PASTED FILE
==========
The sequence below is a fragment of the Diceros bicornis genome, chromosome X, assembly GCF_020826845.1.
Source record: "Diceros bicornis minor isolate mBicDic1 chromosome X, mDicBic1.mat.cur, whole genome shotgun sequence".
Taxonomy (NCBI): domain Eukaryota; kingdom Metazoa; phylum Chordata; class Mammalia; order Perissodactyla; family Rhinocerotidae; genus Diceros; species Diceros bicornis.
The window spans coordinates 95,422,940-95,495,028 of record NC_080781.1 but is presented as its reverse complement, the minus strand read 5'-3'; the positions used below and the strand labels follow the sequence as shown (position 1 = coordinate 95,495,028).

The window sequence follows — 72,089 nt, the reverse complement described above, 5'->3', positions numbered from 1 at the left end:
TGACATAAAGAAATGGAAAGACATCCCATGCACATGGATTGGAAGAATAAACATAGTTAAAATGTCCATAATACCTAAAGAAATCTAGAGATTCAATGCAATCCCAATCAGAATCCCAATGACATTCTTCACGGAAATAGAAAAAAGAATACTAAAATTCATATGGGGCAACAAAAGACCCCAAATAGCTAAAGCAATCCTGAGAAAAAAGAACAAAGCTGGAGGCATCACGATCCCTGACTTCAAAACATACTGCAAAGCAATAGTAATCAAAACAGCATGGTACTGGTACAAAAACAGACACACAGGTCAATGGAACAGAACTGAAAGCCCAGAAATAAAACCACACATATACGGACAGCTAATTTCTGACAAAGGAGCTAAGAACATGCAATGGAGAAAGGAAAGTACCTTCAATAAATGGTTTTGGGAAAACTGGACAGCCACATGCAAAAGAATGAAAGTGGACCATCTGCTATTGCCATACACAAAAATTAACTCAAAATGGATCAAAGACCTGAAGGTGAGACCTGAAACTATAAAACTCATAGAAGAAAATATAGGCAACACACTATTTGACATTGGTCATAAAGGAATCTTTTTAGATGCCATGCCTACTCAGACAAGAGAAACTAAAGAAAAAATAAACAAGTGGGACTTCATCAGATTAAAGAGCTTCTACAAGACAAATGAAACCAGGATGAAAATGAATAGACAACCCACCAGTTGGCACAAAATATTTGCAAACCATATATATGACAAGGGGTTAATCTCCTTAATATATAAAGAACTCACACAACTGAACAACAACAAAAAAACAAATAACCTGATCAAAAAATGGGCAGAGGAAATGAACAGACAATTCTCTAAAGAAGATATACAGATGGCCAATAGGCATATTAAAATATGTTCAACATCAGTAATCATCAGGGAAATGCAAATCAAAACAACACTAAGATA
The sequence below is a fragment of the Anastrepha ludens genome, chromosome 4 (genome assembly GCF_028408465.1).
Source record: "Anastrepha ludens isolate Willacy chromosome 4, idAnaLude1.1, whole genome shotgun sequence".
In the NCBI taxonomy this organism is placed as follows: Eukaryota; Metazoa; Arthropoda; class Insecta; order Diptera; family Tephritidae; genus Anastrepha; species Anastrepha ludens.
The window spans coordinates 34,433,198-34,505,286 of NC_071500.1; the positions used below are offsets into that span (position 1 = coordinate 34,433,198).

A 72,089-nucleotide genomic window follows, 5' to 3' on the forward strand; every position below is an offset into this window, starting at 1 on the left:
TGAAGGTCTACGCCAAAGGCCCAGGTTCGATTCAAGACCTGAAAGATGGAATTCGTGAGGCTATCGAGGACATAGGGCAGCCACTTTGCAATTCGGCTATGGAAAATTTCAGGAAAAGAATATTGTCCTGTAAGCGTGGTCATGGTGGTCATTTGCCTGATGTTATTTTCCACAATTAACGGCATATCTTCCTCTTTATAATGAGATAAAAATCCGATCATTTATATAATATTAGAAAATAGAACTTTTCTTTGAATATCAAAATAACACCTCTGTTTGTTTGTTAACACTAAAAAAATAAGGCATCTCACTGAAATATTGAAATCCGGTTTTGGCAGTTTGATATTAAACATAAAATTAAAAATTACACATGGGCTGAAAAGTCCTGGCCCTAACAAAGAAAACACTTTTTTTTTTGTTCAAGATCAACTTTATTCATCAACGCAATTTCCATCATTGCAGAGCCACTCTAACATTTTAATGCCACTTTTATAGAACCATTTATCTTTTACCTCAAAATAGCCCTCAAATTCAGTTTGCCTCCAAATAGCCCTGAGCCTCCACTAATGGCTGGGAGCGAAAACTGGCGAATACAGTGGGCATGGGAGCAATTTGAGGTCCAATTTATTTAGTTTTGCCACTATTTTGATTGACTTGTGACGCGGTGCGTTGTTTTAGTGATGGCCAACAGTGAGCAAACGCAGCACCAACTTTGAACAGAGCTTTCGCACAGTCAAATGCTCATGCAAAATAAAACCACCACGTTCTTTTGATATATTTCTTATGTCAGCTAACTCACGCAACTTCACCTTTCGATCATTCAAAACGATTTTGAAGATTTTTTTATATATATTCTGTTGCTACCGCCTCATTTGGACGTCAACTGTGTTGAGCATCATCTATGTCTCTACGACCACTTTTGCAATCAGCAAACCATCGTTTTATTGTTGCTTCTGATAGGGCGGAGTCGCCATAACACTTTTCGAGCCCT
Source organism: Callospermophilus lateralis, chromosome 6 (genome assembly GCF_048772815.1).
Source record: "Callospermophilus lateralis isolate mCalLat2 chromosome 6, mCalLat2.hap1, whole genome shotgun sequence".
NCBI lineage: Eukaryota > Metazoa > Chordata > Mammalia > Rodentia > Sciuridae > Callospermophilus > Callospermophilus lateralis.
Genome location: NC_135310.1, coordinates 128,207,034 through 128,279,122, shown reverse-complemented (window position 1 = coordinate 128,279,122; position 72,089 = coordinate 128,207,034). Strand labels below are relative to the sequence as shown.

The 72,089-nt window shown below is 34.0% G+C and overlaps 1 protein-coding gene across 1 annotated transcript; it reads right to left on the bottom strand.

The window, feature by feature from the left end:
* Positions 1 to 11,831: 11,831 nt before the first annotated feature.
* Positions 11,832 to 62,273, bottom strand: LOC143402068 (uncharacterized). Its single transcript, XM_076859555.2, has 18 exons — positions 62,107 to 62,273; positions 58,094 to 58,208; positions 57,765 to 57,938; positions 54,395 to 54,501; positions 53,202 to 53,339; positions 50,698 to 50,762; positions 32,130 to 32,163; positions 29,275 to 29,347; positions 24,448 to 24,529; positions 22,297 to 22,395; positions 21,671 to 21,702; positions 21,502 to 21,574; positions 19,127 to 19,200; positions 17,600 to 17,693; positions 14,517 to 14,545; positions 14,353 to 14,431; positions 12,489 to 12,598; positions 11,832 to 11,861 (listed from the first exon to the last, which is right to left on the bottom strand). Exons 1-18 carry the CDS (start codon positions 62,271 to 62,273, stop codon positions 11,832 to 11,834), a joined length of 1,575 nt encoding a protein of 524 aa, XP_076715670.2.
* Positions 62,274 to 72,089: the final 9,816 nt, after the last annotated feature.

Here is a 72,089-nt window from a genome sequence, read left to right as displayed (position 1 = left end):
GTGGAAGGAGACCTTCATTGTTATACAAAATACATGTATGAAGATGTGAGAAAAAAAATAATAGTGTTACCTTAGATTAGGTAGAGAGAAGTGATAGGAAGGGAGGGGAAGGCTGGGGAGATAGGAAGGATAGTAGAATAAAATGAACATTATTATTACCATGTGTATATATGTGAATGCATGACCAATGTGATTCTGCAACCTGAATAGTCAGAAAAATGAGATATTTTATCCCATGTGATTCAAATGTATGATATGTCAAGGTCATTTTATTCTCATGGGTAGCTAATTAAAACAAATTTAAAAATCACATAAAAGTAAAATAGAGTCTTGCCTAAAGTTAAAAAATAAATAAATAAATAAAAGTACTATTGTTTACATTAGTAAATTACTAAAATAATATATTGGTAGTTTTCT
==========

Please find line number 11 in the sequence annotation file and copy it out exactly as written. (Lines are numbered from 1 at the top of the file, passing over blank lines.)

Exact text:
A 72,089-nucleotide genomic window follows, 5' to 3' on the forward strand; every position below is an offset into this window, starting at 1 on the left: